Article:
Ah supplements. Those pills, powders, and potions that promise us the world, but rarely deliver much of anything. The fitness industry is largely run by the supplement companies that feed us biased information in cunning effort to get us to spend more money on things that they sell.
What works and what doesn’t isn’t always apparent. It’s important that we have an unbiased source that tells us what works and what doesn’t. Today, we have a blog post from a guy who’s created that source. His name, Sol Orwell, and he’s been kind enough to clear up some of the confusion regarding a few popular supplements.
Note: I’ll tell you more about how he’s helping clear the air on the supplement industry after this fine blog post.
Two supplements that work
Vitamin D is a great supplement for overall health. Optimal levels of vitamin D in the blood are associated with improved bone and skeletal health, improved muscular control in the elderly, improved cardiovascular health and an elevated mood state. Enough vitamin D will even protect the neurons in your body, as well as lessen the risk of depression.
Vitamin D is both safe and effective. A daily vitamin D dose should be between 2,000 to 5,000 IU. People with a diet high in vitamin D should opt for the lower dose, whereas people in dark and cold climates may want to aim higher.
Vitamin K is another micronutrient. Similar to vitamin D, hitting the optimal level of vitamin K is very difficult through diet alone. Keep in mind, most diets will provide enough vitamin K to prevent a deficiency. The difference between a deficiency and the optimum level is almost tenfold.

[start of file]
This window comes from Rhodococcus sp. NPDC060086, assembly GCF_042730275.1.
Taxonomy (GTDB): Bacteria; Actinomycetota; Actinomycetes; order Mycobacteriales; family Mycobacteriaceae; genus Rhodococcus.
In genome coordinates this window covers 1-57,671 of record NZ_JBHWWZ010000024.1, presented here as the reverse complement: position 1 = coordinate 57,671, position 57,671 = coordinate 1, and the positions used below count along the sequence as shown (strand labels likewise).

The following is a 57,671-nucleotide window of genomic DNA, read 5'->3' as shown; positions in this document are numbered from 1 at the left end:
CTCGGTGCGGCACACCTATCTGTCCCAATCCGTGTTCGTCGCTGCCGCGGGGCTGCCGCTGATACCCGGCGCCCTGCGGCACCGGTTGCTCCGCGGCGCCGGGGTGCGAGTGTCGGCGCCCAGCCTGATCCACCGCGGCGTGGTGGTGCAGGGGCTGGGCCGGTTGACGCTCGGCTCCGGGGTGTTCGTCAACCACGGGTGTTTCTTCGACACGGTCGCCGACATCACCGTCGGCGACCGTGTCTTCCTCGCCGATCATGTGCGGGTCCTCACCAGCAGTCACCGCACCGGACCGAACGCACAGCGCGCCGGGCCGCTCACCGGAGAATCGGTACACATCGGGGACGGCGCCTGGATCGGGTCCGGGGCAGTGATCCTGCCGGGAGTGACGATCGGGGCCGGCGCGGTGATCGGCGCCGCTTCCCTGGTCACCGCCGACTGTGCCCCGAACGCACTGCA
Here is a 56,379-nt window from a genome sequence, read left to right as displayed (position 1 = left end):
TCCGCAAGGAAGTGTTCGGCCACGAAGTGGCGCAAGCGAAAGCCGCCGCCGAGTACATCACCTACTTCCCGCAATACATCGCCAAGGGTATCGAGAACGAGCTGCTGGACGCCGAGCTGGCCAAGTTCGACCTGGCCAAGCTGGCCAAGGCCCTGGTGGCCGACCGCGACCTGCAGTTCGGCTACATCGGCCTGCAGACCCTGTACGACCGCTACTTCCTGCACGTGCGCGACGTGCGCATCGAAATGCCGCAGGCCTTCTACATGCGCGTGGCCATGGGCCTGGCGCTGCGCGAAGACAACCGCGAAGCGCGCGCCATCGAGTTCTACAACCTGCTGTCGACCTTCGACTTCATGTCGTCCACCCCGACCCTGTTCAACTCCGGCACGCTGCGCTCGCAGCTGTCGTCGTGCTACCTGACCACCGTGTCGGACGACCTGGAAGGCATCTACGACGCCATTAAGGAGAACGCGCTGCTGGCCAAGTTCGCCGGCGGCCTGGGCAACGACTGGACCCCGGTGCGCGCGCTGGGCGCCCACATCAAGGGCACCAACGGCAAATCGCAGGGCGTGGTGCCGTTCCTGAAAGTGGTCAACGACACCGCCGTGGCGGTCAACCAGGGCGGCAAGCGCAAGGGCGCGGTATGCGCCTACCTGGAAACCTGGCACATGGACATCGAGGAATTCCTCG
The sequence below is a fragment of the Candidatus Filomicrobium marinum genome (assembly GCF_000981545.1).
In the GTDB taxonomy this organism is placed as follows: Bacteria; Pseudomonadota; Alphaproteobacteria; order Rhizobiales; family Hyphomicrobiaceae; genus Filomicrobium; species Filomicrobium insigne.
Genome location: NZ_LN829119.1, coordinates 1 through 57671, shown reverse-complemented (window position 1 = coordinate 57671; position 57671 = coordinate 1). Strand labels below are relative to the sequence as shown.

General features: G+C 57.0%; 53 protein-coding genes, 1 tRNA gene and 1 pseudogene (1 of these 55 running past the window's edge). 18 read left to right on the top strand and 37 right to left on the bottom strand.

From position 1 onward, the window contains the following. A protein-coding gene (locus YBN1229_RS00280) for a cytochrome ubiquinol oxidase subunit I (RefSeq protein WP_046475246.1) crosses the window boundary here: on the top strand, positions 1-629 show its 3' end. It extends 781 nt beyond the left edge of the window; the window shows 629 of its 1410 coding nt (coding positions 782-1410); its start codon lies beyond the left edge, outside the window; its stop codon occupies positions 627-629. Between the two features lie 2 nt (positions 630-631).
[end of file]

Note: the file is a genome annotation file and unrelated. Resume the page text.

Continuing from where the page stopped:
Higher daily doses of vitamin K (in the 500 – 1,000mcg range) have been shown to reduce the calcification and stiffness of arteries. It also has potential benefits for pancreatic function, glucose control and may even reduce inflammation in the brain.
Vitamin K works with Vitamin D to promote bone formation and maintenance.
Two supplements that don’t work
Tribulus terrestris has interesting potential benefits. It has shown promise in alleviating kidney stones, and may also be a powerful antioxidant. It even has libido-enhancing properties.
At no point, however, does tribulus terrestris boost testosterone. It has been repeatedly shown to have no efficacy. Yet, it is still sold and marketed as a testosterone booster, since it is safe and cheap to combine with other supplements. The libido-enhancing effect often causes a false positive for testosterone enhancement, as people often attribute their higher libido to the perceived boost of testosterone levels.
Surprisingly, D-AA makes the list of supplements that don’t work. D-AA has been found to increase testosterone for a period of up to 12 days, but testosterone returns to normal levels a month after supplementation, and some anecdotal reports even claim that testosterone will dip below normal levels after this period of time. D-AA is a poor testosterone booster since the spike it provides is very short-lived, and may even be counterproductive in the long term.
Supplements can help you, or hurt you.
Supplements can be your best friend. Whether you want to build muscle, burn fat, or become a healthier person, the right supplementation can give you a boost that whole foods may not be able to. What we need is a group of doctors and researchers that dedicate their time to deciding what does work, and what doesn’t.
As I mentioned earlier, Sol, along with a team of doctors, have created that resource: The Supplement Cheat Sheat.
And this team has recently expanded to include a medical doctor, two PHD’s, and a pharmD. This ‘cheat sheet’ goes above and beyond your usual supplementation advice. You’ll learn how to feed your body the right nutrients to become a healthier person. Heck, this is something I use on a regular basis to determine whether or not I’m making the right choices with my vitamins and supplements.
I highly recommend that you grab a copy of the Supplement Cheat Sheet, and start making the right choices with your nutrition.
Note: we have a sale until end of the week (friday midnight EST), $10 off, and how it has lifetime updates.